Joe F. Smith, the former mayor of Charleston who helped oversee the development of Charleston Town Center mall and a former state lawmaker, has died at the age of 94.
Smith was mayor from 1980 to 1983 and took office after serving as a city councilman and city treasurer. He was also a delegate from 1997 to 2002 and was the executive director of the West Virginia Public Employees Retirement System in the mid-1980s.
"He was mayor at a very important time from a transitional perspective," said current Mayor Danny Jones, who was in the restaurant business when Smith was mayor.
During Smith's tenure, department stores were shifting from downtown street-level storefronts to spaces in shopping malls. In Charleston's case, the mall was being constructed downtown instead of in suburban areas.
Smith was a strong supporter of the downtown area and publicly opposed construction of the shopping mall in Kanawha City by local entrepreneur Fred Haddad out of fear it would hurt Charleston Town Center.
He secured a $900,000 Urban Mass Transit Administration grant to move the Greyhound bus station from Summers Street to its current location on Reynolds Street. That paved the way for the development of Brawley Walkway and Slack Plaza, which were meant to connect the new mall with the older downtown business district.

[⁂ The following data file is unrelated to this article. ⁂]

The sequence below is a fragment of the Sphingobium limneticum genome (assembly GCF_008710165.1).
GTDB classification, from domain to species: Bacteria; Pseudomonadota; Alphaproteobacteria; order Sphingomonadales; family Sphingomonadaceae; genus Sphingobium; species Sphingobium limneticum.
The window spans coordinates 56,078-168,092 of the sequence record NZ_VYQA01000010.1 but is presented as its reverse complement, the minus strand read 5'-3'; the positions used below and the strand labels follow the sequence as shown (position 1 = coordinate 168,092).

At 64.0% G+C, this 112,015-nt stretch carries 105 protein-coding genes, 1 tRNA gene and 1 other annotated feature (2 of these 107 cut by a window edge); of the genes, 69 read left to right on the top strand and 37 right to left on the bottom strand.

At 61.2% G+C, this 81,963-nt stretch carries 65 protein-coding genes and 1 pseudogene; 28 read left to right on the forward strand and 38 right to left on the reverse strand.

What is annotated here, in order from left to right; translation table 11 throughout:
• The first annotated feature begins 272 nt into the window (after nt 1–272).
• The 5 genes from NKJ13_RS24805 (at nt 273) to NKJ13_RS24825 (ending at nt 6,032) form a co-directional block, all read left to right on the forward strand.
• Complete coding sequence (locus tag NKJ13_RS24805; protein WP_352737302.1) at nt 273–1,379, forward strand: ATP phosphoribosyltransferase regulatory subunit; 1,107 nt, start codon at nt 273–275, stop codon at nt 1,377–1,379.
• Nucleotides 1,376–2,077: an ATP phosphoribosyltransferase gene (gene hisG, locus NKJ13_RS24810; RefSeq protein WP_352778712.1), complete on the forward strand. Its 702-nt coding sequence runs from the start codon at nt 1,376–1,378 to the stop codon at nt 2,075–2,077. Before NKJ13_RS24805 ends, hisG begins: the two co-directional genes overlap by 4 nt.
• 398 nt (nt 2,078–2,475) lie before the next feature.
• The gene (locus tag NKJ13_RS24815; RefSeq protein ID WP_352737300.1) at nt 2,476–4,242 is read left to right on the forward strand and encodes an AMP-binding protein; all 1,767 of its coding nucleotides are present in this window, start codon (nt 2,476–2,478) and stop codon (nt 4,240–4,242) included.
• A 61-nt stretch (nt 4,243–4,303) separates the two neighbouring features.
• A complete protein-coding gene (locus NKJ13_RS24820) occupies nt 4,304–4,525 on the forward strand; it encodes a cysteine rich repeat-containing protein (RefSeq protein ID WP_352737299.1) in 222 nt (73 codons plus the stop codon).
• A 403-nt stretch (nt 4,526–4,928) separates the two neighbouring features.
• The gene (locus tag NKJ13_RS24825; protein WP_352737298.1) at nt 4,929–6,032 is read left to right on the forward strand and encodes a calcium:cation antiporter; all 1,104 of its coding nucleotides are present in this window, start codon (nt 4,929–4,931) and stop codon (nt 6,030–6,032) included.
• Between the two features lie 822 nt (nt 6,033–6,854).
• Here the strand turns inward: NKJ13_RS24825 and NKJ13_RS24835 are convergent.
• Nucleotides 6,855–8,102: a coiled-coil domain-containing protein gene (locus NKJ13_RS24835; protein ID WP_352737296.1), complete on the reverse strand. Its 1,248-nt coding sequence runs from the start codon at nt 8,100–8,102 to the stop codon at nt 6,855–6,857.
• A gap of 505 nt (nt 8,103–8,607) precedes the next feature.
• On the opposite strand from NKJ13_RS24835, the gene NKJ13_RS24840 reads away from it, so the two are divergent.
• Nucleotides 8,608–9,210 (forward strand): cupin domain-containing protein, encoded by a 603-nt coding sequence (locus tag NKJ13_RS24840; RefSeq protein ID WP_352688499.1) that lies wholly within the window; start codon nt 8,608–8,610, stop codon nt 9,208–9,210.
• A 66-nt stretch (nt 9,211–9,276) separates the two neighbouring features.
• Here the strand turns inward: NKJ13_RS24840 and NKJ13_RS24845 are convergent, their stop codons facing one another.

"He tried to help save downtown," Jones said.
An Army veteran who served in World War II, Smith was characterized as being down-to-earth, honest and friendly, and was reported to favor Chesterfield brand cigarettes. He made it a point to use his middle initial to set himself apart from the "nine other Joe or Joseph Smiths in the phone book."
Smith was unanimously appointed mayor by city council after his predecessor, John Hutchinson, was elected to Congress. Hutchinson was mayor when Smith was city treasurer.
"Joe served the city faithfully for a number of years," Hutchinson said. "He should be remembered for his service."
Hutchinson secured the development of Charleston Town Center in the late 1970s when he was mayor.
"He was supportive of me when I was mayor," Hutchinson said.
During negotiations over where the mall should be built, Hutchinson and Smith were able to pass a $10 million bond issue to renovate and significantly expand the Charleston Civic Center. That development helped build the mall downtown, as it showed the area to be secure for development.
In 1981, Smith persuaded council to pass a 10.5 percent pay increase for police officers, firefighters and ambulance personnel. He supported another pay increase the next year in the form of a $1,800 across-the-board jump. At the time, salaries for the city's first responders were below the state average.
His time as mayor wasn't without a few controversies.
Halfway through his term, two officer-involved shootings resulted in the resignation of Police Chief Harry Silverman and the firing of officer Greg Johnson. Smith questioned whether the shootings were reasonable, as one incident involved a suspect who was shot at 12 times near the Orchard Manor housing project.